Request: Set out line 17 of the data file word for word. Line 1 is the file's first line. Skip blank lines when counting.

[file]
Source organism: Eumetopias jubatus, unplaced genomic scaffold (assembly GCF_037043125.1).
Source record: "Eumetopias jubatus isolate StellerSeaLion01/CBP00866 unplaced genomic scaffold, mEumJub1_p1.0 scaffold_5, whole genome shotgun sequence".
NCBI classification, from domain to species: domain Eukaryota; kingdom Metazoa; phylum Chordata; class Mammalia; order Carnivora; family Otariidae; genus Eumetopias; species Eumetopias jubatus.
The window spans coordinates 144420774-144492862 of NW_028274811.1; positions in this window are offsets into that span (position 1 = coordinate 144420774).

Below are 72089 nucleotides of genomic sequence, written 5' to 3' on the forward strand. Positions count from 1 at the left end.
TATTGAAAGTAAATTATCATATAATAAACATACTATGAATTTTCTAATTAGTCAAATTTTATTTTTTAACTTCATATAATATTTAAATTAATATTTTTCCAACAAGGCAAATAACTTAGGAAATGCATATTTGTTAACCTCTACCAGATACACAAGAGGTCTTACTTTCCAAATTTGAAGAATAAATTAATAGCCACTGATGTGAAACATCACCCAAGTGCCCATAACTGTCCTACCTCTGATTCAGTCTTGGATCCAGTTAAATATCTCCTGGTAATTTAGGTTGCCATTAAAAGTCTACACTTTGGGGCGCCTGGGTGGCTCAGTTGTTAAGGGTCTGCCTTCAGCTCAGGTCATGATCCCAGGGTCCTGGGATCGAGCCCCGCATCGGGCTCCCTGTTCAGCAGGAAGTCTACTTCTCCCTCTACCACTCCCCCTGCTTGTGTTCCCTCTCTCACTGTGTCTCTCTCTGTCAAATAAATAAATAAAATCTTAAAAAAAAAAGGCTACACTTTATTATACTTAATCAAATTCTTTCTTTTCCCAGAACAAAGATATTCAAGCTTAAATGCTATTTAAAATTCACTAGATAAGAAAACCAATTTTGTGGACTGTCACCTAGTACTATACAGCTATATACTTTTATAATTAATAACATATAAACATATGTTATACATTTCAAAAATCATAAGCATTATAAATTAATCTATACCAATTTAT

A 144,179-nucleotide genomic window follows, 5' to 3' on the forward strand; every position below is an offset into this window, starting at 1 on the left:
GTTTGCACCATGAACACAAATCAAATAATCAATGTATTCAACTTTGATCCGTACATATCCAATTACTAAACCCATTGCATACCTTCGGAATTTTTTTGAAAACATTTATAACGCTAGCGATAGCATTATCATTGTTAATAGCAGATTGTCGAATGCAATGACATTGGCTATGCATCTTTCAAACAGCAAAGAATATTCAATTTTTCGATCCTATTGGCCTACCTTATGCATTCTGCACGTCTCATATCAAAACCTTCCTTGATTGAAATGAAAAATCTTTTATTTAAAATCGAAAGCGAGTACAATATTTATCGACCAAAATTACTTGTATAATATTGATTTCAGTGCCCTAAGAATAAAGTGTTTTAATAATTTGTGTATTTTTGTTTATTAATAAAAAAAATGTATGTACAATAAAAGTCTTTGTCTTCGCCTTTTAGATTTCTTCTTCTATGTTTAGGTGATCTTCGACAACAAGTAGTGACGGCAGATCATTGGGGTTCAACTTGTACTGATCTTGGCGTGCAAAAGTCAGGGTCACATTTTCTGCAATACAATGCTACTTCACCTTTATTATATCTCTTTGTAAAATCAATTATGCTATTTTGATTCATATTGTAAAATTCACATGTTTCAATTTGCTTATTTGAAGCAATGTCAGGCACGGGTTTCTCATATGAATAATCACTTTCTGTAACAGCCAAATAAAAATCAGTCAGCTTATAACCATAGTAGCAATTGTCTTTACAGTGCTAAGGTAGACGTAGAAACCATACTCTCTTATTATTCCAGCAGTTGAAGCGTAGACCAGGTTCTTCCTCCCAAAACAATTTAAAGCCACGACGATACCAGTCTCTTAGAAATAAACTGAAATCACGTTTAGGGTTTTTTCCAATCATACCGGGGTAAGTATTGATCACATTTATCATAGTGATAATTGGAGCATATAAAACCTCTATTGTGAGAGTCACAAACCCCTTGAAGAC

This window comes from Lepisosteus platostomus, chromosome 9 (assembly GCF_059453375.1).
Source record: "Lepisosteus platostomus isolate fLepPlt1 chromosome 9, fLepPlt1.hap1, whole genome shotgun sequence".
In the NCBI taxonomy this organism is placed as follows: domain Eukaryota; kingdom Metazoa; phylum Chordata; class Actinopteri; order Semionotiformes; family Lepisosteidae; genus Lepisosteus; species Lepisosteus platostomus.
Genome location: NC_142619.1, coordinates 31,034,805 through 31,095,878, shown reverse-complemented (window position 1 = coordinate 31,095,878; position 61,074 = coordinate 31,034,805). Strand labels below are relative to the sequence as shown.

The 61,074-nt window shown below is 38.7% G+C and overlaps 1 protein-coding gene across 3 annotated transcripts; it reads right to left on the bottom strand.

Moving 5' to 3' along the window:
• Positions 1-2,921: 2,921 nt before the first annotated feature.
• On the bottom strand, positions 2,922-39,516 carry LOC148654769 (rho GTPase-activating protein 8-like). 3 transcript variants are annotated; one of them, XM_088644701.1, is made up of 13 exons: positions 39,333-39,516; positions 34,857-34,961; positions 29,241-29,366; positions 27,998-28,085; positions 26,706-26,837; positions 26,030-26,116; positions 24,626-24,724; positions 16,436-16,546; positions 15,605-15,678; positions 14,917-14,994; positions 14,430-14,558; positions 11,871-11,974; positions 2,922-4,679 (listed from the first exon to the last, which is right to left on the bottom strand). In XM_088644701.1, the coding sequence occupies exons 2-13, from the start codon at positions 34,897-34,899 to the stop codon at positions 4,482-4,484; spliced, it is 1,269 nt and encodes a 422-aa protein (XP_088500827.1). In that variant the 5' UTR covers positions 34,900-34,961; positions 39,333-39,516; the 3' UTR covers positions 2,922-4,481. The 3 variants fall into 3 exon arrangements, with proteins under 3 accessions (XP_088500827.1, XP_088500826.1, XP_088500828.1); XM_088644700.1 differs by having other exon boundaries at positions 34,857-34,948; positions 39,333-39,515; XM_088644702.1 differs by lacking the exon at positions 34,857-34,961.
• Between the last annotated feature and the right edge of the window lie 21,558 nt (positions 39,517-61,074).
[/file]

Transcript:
• Between the last annotated feature and the right edge of the window lie 21,558 nt (positions 39,517-61,074).